For anyone else, the proliferation of bodily metaphors in economic writing—nimble, agile, flexible, robust, even “austerity” itself–reveals both the naturalization of market logic, which is in our very bones and muscles, but also, sometimes, the cruelty it can inflict on those who labor. As I wrote in the entry on “flexibility,” workers exhorted to be more “flexible” are required to stretch themselves further and further, sacrificing their family life, health, and happiness for their job. “Pivot” is a peculiar example of economic body talk because it is the most nonsensical: we can see why a corporation or an employee fearful of layoffs might want to be “nimble,” leaping and springing gymnastically to meet every need, but pivoting is all about constraints on movement. A person “pivots” by moving right or left while they remain stationary; in basketball, of course, you can’t move the “pivot foot” after you pick up your dribble. A second baseman turns a double play by pivoting from his right to his left without leaving the base. Alternatively, the pivot is, as the OED says, “any physical part on which another part turns”–a tool in the manipulation of some larger object. This is how the word used to be used metaphorically, in political journalism that referred to various countries as strategic “pivots.” Taiwan and Japan, for example, were often described as “pivots” in Cold War Asia. (Are “pivots” always in Asia? Or only on islands, like Cuba, site of Obama’s newest pivot?). Political parties could also occupy a pivot position, exerting leverage one way or another, as when a 1967 New York Times report on the French elections described the Socialists as a pivot between left and right parties. This is more in line with the conventional definition of “pivoting” as stationary movement, which provides leverage for shifting direction one way or another.

Until the late 1990s, “pivots” were, like “nimble,” mostly found in the sports section. Screen shot 2015-07-06 at 10.58.09 AMIts recent explosion in political journalism is seemingly borrowed from business jargon, where as Jared shows it translates roughly as a “rebranding.” In its political lobbying, the Catholic Church is said to “pivot” from “social issues” to inequality and the environment. Eastern Europe, wrote Frank Bruni in 2003, “pivoted” in a secular direction after 1989. In 1999, Bruni–he appears to be a pioneer here–used it to refer to political candidates’ practiced, canned redirection of journalists’ questions. “Mr. Hatch can pivot from just about any subject to a pitch for his campaign’s Internet site,” Bruni wrote. Here, one “pivots” from one question to another if you can’t answer the first one. I suspect political journalists like the word as much as they do because it calls attention to the rhetorical dancing politicians do to flatter journalists.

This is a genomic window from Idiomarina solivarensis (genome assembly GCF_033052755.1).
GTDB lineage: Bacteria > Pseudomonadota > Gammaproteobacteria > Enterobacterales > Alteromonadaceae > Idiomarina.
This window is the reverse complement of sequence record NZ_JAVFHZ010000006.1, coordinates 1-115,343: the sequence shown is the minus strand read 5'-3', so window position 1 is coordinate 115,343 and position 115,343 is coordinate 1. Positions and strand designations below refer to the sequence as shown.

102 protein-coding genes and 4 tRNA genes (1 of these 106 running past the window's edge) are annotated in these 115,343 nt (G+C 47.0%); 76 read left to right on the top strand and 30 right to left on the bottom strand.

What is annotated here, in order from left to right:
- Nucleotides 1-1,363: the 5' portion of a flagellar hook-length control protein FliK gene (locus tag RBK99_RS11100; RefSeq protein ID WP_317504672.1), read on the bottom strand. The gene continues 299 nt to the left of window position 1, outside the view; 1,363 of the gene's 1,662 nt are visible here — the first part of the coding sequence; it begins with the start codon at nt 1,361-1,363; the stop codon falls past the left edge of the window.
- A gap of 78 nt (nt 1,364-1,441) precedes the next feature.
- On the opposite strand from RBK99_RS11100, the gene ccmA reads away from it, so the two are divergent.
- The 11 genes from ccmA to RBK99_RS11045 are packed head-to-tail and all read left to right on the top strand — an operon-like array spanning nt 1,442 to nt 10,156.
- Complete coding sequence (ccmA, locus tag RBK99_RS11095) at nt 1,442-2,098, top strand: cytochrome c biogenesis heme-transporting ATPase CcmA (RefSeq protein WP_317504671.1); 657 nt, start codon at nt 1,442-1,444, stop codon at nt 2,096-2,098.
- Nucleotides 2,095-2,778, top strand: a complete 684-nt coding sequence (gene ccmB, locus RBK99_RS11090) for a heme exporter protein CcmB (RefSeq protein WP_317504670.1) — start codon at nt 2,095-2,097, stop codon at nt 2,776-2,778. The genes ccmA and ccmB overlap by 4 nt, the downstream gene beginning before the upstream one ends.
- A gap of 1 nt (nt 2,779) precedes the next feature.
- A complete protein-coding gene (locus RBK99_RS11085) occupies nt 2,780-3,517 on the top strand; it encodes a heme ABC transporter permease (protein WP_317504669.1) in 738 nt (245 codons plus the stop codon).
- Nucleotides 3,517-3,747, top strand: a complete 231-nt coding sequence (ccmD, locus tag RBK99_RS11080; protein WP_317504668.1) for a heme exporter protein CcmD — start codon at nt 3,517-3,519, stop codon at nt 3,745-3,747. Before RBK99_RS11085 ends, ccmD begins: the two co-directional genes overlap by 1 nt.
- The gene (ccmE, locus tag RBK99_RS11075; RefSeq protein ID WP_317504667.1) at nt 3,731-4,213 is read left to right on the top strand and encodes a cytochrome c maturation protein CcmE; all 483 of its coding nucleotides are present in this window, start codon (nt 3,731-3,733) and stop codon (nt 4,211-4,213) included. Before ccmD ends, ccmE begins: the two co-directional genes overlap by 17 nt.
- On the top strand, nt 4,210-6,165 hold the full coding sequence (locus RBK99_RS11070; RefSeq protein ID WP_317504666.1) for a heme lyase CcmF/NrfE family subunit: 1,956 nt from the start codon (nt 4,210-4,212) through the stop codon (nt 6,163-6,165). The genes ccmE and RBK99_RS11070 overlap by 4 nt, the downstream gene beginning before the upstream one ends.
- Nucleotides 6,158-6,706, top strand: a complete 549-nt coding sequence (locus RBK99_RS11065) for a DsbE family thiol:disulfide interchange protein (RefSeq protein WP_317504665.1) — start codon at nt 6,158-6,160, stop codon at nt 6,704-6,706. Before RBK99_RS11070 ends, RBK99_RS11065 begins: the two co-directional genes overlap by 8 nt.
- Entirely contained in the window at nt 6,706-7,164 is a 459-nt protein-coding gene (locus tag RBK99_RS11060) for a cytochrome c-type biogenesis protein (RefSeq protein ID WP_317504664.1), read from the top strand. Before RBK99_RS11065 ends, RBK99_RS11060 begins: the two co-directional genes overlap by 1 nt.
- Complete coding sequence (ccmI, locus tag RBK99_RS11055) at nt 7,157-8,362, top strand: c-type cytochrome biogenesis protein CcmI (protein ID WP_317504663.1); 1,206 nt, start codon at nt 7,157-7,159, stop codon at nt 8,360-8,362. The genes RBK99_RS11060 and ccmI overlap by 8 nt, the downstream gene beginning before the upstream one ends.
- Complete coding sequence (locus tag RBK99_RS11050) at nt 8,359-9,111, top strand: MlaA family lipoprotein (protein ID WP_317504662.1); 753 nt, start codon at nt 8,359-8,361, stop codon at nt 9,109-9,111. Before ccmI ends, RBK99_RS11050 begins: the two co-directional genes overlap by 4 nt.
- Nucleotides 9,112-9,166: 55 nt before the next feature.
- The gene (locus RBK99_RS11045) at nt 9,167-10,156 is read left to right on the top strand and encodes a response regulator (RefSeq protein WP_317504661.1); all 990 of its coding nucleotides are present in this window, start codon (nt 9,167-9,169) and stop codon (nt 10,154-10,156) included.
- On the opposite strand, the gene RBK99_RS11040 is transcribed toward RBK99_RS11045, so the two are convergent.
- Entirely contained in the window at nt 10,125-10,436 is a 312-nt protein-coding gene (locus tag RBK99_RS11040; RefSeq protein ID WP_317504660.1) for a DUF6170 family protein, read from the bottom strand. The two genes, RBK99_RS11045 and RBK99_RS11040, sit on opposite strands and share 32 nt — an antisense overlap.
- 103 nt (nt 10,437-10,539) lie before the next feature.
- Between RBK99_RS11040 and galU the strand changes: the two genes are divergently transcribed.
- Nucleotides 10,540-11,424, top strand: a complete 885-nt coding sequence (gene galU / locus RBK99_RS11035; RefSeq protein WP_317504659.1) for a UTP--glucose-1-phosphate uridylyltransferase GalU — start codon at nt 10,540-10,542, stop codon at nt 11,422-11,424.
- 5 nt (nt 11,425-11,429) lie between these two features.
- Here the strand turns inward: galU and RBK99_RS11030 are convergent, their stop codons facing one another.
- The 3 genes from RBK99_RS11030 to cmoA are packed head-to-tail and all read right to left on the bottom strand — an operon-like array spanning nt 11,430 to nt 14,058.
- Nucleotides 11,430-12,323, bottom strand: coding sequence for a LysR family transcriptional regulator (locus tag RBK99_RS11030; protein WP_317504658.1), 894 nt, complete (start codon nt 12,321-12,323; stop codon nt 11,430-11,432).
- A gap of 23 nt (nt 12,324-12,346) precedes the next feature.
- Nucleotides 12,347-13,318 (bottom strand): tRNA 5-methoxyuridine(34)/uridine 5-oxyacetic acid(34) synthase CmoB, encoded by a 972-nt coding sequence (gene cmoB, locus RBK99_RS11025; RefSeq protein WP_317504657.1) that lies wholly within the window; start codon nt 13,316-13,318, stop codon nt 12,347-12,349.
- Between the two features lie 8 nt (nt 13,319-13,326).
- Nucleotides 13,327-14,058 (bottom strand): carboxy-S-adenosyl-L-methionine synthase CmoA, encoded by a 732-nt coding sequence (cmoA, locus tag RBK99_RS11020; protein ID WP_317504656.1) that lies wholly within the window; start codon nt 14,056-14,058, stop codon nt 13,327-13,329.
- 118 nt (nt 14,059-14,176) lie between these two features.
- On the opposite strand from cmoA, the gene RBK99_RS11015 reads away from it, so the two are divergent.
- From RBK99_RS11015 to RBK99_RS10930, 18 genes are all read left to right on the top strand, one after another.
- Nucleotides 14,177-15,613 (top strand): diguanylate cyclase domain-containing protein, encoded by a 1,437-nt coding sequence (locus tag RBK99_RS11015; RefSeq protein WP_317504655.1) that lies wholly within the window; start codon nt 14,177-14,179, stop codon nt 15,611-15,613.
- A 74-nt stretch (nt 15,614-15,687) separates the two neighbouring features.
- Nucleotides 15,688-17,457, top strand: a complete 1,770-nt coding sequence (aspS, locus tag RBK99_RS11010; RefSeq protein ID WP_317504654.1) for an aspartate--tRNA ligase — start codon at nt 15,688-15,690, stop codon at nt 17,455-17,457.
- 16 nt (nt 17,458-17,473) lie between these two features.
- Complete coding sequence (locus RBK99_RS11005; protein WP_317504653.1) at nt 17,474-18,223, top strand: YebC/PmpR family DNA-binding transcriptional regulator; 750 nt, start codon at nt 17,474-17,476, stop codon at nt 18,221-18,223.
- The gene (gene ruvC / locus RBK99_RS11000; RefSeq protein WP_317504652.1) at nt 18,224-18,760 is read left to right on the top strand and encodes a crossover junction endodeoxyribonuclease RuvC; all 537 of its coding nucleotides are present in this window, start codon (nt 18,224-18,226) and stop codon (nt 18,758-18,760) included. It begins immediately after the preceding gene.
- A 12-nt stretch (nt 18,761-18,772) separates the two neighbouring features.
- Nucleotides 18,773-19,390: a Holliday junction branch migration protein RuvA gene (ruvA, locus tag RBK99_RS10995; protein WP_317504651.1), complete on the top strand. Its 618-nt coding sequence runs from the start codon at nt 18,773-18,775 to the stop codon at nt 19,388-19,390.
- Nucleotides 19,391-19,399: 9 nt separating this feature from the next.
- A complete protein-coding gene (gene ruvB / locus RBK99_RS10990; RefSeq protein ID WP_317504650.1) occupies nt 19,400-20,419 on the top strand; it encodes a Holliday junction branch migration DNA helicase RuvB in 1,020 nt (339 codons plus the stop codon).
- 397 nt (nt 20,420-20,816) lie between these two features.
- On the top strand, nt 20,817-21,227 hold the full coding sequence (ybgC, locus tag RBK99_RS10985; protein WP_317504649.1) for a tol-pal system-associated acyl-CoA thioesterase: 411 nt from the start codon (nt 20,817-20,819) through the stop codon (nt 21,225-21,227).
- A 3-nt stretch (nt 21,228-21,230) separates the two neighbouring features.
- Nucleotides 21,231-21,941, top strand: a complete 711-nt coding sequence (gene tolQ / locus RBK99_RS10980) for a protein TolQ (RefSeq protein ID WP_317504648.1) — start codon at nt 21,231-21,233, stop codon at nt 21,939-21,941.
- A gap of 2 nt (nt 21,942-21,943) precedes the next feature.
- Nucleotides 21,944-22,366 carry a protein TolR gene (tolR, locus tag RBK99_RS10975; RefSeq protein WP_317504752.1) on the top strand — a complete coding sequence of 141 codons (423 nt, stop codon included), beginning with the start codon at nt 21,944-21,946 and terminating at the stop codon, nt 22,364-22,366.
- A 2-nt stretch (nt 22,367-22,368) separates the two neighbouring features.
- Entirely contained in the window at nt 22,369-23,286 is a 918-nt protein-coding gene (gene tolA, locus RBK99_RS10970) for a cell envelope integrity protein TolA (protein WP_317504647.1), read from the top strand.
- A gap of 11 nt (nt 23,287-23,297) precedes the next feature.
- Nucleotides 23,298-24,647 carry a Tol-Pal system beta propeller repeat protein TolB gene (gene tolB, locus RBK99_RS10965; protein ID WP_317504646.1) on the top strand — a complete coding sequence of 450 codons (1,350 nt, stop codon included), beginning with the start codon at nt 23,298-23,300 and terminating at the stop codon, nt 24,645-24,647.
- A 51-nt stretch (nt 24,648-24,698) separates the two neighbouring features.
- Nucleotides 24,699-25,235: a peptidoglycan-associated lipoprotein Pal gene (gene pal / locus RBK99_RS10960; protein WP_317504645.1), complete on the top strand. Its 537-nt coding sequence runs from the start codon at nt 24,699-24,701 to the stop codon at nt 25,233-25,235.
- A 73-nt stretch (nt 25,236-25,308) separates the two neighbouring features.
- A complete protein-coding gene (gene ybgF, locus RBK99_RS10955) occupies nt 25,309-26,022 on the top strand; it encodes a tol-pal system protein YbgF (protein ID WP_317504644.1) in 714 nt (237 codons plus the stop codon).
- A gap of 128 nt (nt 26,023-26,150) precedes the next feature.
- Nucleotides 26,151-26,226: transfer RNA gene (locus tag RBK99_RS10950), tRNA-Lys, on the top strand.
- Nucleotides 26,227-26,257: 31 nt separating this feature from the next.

So “pivots,” being essentially media exercises, are inherently superficial and highly personalized forms of accounting for complex economic and political processes. My favorite case in point comes from Fast Company, which never met a superficial category that it didn’t love and therefore has a whole column called “The Pivot.” Detroit’s bankruptcy, it turns out, was a “pivot.” (Snoop Dogg’s transformation into Snoop Lion? A pivot. Obama’s 2012 reelection as president, er, “Pivoter-in-Chief?” You guessed it. The column writes itself.)

The tech world has a word for Detroit‘s bankruptcy filing yesterday, and it’s not fiasco, fatal, or doomsday. It’s pivot. If something fundamental isn’t working—the business model, the core technology—you make a dramatic change, despite the risk and short-term pain. It’s a gambit for the long-term survival of the enterprise.

The article is a particularly tone deaf but not exceptional account of the bankruptcy as a clean start, a clearing of accounts and a break from older “mismanagement” and “corruption” (why a municipal bankruptcy overseen by banks and political appointees would be logically more competent and less corrupt than normal city business is never explained). Many “serious” journalists described the bankruptcy in this basically moralistic way, perhaps because the actual legal process was too byzantine to assess it any other waygiphy.

The Fast Company author’s examples–a few entrepreneur profiles, some Dan Gilbert puffery, etc.–are par for the course. The “pivot,” which claims to be so substantial, is really just a clumsy illusion: turning around in a circle, shouting “Ta-da!” and hoping nobody notices.